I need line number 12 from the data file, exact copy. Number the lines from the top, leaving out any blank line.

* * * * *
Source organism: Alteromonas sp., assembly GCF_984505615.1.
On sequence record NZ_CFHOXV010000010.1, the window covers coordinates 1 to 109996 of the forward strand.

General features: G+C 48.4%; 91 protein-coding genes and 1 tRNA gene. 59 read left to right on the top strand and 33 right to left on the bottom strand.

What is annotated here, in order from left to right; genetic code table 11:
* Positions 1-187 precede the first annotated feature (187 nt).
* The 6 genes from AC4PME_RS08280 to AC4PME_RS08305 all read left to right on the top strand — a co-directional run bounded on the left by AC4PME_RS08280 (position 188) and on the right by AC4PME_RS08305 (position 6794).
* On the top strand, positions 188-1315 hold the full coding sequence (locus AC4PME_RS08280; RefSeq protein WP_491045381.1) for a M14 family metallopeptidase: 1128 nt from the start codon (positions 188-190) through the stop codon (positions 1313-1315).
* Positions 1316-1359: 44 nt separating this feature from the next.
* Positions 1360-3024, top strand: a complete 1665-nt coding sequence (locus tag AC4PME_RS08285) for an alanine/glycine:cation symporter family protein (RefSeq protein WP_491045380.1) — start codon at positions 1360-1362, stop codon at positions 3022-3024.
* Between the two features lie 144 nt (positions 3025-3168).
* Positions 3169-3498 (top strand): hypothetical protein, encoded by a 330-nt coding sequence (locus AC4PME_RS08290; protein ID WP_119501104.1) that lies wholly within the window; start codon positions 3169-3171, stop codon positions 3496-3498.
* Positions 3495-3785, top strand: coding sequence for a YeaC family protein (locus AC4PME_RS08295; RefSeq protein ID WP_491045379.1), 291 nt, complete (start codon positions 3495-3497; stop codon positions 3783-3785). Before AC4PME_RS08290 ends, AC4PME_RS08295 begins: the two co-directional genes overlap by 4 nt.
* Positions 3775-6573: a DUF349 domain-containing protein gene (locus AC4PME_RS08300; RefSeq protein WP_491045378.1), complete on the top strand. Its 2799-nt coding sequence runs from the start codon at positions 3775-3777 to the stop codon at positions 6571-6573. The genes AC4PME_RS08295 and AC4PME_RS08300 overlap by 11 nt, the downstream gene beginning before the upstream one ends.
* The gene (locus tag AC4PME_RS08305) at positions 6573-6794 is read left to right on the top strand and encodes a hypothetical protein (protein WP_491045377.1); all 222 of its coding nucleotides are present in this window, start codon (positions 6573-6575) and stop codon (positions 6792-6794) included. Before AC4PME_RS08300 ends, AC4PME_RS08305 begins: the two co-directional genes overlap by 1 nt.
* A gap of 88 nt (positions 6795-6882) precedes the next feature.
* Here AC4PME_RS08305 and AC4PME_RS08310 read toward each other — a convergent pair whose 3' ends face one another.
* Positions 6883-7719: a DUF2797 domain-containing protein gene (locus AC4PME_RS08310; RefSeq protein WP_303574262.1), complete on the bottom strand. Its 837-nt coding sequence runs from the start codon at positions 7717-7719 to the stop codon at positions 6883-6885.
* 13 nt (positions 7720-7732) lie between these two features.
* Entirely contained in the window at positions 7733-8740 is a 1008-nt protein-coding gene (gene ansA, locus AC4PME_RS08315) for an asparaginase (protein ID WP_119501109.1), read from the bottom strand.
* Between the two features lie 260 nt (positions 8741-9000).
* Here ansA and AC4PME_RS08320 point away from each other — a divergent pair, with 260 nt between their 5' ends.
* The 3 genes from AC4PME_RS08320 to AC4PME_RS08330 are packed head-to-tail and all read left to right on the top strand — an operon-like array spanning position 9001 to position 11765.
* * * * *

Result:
* Positions 3495-3785, top strand: coding sequence for a YeaC family protein (locus AC4PME_RS08295; RefSeq protein ID WP_491045379.1), 291 nt, complete (start codon positions 3495-3497; stop codon positions 3783-3785). Before AC4PME_RS08290 ends, AC4PME_RS08295 begins: the two co-directional genes overlap by 4 nt.